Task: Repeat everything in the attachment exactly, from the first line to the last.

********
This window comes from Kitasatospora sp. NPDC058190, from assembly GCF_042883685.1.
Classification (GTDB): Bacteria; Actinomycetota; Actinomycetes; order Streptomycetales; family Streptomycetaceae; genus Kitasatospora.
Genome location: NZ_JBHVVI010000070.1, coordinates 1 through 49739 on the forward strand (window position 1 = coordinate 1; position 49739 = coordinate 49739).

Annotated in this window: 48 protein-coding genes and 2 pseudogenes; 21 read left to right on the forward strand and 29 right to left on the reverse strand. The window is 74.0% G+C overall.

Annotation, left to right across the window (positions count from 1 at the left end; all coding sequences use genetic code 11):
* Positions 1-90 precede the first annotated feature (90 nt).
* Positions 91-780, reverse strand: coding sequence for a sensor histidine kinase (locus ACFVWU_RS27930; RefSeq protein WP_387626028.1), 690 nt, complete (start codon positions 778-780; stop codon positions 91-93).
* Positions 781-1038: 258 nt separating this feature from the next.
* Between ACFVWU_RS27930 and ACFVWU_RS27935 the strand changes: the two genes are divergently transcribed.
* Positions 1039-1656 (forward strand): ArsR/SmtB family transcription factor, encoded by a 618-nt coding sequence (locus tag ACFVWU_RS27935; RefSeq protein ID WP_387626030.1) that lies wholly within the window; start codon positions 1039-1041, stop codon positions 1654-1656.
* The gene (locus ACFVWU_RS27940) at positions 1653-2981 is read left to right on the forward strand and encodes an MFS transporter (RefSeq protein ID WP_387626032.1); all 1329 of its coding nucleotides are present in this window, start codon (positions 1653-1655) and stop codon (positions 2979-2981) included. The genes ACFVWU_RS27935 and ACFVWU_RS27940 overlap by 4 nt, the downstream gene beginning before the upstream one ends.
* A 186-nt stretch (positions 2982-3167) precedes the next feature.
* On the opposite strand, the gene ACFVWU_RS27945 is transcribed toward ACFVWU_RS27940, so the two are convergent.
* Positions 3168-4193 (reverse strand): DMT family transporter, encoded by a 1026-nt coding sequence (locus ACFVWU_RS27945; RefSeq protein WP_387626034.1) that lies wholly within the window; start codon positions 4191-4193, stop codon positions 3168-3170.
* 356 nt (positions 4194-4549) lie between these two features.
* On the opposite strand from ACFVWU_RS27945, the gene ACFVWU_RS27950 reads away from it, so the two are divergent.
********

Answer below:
This window comes from Kitasatospora sp. NPDC058190, from assembly GCF_042883685.1.
Classification (GTDB): Bacteria; Actinomycetota; Actinomycetes; order Streptomycetales; family Streptomycetaceae; genus Kitasatospora.
Genome location: NZ_JBHVVI010000070.1, coordinates 1 through 49739 on the forward strand (window position 1 = coordinate 1; position 49739 = coordinate 49739).

Annotated in this window: 48 protein-coding genes and 2 pseudogenes; 21 read left to right on the forward strand and 29 right to left on the reverse strand. The window is 74.0% G+C overall.

Annotation, left to right across the window (positions count from 1 at the left end; all coding sequences use genetic code 11):
* Positions 1-90 precede the first annotated feature (90 nt).
* Positions 91-780, reverse strand: coding sequence for a sensor histidine kinase (locus ACFVWU_RS27930; RefSeq protein WP_387626028.1), 690 nt, complete (start codon positions 778-780; stop codon positions 91-93).
* Positions 781-1038: 258 nt separating this feature from the next.
* Between ACFVWU_RS27930 and ACFVWU_RS27935 the strand changes: the two genes are divergently transcribed.
* Positions 1039-1656 (forward strand): ArsR/SmtB family transcription factor, encoded by a 618-nt coding sequence (locus tag ACFVWU_RS27935; RefSeq protein ID WP_387626030.1) that lies wholly within the window; start codon positions 1039-1041, stop codon positions 1654-1656.
* The gene (locus ACFVWU_RS27940) at positions 1653-2981 is read left to right on the forward strand and encodes an MFS transporter (RefSeq protein ID WP_387626032.1); all 1329 of its coding nucleotides are present in this window, start codon (positions 1653-1655) and stop codon (positions 2979-2981) included. The genes ACFVWU_RS27935 and ACFVWU_RS27940 overlap by 4 nt, the downstream gene beginning before the upstream one ends.
* A 186-nt stretch (positions 2982-3167) precedes the next feature.
* On the opposite strand, the gene ACFVWU_RS27945 is transcribed toward ACFVWU_RS27940, so the two are convergent.
* Positions 3168-4193 (reverse strand): DMT family transporter, encoded by a 1026-nt coding sequence (locus ACFVWU_RS27945; RefSeq protein WP_387626034.1) that lies wholly within the window; start codon positions 4191-4193, stop codon positions 3168-3170.
* 356 nt (positions 4194-4549) lie between these two features.
* On the opposite strand from ACFVWU_RS27945, the gene ACFVWU_RS27950 reads away from it, so the two are divergent.